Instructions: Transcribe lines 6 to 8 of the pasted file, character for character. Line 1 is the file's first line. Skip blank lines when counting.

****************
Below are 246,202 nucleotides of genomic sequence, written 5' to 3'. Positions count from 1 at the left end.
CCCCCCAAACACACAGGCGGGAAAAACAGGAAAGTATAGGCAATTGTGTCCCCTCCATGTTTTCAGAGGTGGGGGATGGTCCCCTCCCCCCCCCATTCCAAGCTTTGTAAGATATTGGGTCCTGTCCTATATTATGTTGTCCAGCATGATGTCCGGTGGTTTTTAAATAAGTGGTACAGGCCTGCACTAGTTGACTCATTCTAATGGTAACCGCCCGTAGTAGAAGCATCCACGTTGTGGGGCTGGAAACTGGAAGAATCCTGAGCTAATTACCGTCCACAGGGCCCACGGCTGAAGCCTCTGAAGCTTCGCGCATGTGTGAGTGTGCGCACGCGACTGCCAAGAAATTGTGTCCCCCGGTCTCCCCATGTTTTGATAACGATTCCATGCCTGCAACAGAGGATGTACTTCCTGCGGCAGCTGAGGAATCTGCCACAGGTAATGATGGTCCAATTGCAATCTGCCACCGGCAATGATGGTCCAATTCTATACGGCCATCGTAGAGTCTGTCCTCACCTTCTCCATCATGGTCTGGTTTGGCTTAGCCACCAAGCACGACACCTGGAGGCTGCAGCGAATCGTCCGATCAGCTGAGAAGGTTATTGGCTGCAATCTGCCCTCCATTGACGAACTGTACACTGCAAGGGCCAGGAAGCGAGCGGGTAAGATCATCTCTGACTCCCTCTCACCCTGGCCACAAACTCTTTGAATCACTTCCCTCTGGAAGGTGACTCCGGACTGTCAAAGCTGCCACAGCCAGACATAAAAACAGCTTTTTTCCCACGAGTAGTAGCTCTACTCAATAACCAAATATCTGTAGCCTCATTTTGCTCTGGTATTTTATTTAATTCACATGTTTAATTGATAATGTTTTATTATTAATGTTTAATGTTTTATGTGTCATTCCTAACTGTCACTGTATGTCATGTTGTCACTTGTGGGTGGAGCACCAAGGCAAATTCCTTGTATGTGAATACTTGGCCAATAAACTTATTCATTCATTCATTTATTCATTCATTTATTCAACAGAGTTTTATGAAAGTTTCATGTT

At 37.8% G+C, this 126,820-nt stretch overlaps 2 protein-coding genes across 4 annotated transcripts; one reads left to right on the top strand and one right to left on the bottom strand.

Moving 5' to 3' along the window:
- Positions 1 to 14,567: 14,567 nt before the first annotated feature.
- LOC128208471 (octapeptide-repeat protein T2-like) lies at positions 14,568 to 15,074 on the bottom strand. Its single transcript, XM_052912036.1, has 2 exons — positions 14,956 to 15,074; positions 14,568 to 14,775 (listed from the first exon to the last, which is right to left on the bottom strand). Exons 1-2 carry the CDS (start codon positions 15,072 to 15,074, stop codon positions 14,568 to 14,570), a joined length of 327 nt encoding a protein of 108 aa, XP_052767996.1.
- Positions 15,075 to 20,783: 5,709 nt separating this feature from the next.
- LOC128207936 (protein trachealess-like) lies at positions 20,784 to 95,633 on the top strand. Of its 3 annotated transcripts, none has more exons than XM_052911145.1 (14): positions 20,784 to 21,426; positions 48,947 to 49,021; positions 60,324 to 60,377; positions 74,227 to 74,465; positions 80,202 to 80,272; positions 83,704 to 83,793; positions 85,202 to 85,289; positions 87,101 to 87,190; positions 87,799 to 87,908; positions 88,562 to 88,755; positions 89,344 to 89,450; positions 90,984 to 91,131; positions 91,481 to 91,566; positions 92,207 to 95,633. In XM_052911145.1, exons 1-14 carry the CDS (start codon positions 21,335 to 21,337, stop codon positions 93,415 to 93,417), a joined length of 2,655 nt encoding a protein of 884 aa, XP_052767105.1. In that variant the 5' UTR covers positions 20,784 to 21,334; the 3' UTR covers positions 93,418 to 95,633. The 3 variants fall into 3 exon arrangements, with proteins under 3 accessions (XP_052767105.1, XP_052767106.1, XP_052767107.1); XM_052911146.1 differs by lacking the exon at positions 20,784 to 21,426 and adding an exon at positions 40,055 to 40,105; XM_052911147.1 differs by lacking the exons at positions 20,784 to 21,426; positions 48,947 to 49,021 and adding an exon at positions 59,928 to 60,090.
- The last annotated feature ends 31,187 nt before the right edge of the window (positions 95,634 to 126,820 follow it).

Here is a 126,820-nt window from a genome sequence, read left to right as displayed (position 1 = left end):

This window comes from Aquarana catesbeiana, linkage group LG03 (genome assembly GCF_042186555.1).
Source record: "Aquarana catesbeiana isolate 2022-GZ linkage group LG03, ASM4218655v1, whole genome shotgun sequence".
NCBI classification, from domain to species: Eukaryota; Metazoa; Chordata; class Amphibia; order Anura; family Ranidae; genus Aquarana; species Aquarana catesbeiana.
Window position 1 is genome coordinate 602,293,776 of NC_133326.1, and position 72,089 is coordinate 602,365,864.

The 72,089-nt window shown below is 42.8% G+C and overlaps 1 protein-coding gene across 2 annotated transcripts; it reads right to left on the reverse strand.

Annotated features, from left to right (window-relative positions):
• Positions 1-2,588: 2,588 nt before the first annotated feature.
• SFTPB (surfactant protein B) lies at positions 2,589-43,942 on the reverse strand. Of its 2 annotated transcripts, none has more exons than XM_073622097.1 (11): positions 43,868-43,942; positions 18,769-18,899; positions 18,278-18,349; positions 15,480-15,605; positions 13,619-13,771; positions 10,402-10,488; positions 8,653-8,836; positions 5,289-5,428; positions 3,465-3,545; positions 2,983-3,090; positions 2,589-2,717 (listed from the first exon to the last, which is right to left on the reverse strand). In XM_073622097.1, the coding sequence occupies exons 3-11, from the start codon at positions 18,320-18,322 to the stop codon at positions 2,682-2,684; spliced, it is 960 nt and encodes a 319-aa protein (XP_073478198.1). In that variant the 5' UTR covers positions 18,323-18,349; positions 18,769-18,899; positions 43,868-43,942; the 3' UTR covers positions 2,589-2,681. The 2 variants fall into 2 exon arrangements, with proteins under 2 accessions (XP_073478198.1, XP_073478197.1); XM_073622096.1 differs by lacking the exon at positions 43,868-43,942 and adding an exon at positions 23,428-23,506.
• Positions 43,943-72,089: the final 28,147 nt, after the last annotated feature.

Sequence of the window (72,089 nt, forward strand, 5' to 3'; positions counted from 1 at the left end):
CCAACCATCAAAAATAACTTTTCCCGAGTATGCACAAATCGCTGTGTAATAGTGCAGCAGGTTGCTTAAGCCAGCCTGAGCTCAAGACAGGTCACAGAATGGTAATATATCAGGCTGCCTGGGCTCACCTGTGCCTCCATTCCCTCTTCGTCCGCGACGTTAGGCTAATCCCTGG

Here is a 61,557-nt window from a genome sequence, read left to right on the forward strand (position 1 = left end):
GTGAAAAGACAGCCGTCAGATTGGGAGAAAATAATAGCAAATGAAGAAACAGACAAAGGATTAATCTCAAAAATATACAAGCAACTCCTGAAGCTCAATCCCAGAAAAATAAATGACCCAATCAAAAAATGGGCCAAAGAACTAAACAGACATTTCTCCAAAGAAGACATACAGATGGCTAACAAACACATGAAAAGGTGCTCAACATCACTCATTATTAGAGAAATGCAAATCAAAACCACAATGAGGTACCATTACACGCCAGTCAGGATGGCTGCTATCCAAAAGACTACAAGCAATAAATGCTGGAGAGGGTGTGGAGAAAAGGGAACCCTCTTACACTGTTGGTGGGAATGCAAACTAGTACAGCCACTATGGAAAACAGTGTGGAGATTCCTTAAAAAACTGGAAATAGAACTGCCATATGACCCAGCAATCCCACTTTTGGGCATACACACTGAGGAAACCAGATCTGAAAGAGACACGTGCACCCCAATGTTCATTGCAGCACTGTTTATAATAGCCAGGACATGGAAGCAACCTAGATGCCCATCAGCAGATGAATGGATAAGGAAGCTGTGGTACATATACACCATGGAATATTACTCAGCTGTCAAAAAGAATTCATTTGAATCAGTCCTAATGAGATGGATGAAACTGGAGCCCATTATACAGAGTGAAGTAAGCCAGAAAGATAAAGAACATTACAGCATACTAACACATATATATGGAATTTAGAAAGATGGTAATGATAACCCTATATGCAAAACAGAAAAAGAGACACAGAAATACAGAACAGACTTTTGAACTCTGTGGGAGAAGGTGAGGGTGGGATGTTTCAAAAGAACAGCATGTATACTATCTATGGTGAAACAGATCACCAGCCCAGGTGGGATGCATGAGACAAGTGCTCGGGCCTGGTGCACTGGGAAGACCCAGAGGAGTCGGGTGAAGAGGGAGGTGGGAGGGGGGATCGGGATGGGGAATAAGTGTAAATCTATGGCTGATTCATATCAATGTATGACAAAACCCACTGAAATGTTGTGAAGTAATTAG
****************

- LOC128208471 (octapeptide-repeat protein T2-like) lies at positions 14,568 to 15,074 on the bottom strand. Its single transcript, XM_052912036.1, has 2 exons — positions 14,956 to 15,074; positions 14,568 to 14,775 (listed from the first exon to the last, which is right to left on the bottom strand). Exons 1-2 carry the CDS (start codon positions 15,072 to 15,074, stop codon positions 14,568 to 14,570), a joined length of 327 nt encoding a protein of 108 aa, XP_052767996.1.
- Positions 15,075 to 20,783: 5,709 nt separating this feature from the next.
- LOC128207936 (protein trachealess-like) lies at positions 20,784 to 95,633 on the top strand. Of its 3 annotated transcripts, none has more exons than XM_052911145.1 (14): positions 20,784 to 21,426; positions 48,947 to 49,021; positions 60,324 to 60,377; positions 74,227 to 74,465; positions 80,202 to 80,272; positions 83,704 to 83,793; positions 85,202 to 85,289; positions 87,101 to 87,190; positions 87,799 to 87,908; positions 88,562 to 88,755; positions 89,344 to 89,450; positions 90,984 to 91,131; positions 91,481 to 91,566; positions 92,207 to 95,633. In XM_052911145.1, exons 1-14 carry the CDS (start codon positions 21,335 to 21,337, stop codon positions 93,415 to 93,417), a joined length of 2,655 nt encoding a protein of 884 aa, XP_052767105.1. In that variant the 5' UTR covers positions 20,784 to 21,334; the 3' UTR covers positions 93,418 to 95,633. The 3 variants fall into 3 exon arrangements, with proteins under 3 accessions (XP_052767105.1, XP_052767106.1, XP_052767107.1); XM_052911146.1 differs by lacking the exon at positions 20,784 to 21,426 and adding an exon at positions 40,055 to 40,105; XM_052911147.1 differs by lacking the exons at positions 20,784 to 21,426; positions 48,947 to 49,021 and adding an exon at positions 59,928 to 60,090.